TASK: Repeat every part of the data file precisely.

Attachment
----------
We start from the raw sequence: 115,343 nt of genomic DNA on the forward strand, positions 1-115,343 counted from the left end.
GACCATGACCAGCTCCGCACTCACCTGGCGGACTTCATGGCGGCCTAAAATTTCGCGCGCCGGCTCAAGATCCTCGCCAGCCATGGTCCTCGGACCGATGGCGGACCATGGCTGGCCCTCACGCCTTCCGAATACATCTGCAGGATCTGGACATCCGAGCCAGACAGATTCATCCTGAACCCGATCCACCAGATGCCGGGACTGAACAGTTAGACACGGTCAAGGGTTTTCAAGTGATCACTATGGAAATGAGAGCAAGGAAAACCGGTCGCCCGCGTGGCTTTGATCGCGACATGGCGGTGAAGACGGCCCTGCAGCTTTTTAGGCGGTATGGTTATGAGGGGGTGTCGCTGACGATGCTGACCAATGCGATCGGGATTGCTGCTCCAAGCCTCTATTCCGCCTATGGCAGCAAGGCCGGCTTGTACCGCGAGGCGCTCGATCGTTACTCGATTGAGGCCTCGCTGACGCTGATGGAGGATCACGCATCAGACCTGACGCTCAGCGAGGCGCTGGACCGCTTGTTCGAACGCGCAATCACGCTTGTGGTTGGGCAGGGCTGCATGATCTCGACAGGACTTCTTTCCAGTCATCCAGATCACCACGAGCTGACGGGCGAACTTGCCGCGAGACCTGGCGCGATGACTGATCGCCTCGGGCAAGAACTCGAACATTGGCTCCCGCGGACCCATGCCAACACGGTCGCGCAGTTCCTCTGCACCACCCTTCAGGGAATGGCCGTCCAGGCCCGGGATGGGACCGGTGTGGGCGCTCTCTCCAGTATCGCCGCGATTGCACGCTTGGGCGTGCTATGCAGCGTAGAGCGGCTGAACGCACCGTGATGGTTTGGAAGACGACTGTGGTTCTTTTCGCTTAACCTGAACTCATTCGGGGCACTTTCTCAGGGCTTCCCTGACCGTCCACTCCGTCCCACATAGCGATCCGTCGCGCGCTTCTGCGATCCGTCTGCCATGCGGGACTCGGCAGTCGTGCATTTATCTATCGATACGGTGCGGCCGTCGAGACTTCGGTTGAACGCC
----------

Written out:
We start from the raw sequence: 115,343 nt of genomic DNA on the forward strand, positions 1-115,343 counted from the left end.
GACCATGACCAGCTCCGCACTCACCTGGCGGACTTCATGGCGGCCTAAAATTTCGCGCGCCGGCTCAAGATCCTCGCCAGCCATGGTCCTCGGACCGATGGCGGACCATGGCTGGCCCTCACGCCTTCCGAATACATCTGCAGGATCTGGACATCCGAGCCAGACAGATTCATCCTGAACCCGATCCACCAGATGCCGGGACTGAACAGTTAGACACGGTCAAGGGTTTTCAAGTGATCACTATGGAAATGAGAGCAAGGAAAACCGGTCGCCCGCGTGGCTTTGATCGCGACATGGCGGTGAAGACGGCCCTGCAGCTTTTTAGGCGGTATGGTTATGAGGGGGTGTCGCTGACGATGCTGACCAATGCGATCGGGATTGCTGCTCCAAGCCTCTATTCCGCCTATGGCAGCAAGGCCGGCTTGTACCGCGAGGCGCTCGATCGTTACTCGATTGAGGCCTCGCTGACGCTGATGGAGGATCACGCATCAGACCTGACGCTCAGCGAGGCGCTGGACCGCTTGTTCGAACGCGCAATCACGCTTGTGGTTGGGCAGGGCTGCATGATCTCGACAGGACTTCTTTCCAGTCATCCAGATCACCACGAGCTGACGGGCGAACTTGCCGCGAGACCTGGCGCGATGACTGATCGCCTCGGGCAAGAACTCGAACATTGGCTCCCGCGGACCCATGCCAACACGGTCGCGCAGTTCCTCTGCACCACCCTTCAGGGAATGGCCGTCCAGGCCCGGGATGGGACCGGTGTGGGCGCTCTCTCCAGTATCGCCGCGATTGCACGCTTGGGCGTGCTATGCAGCGTAGAGCGGCTGAACGCACCGTGATGGTTTGGAAGACGACTGTGGTTCTTTTCGCTTAACCTGAACTCATTCGGGGCACTTTCTCAGGGCTTCCCTGACCGTCCACTCCGTCCCACATAGCGATCCGTCGCGCGCTTCTGCGATCCGTCTGCCATGCGGGACTCGGCAGTCGTGCATTTATCTATCGATACGGTGCGGCCGTCGAGACTTCGGTTGAACGCC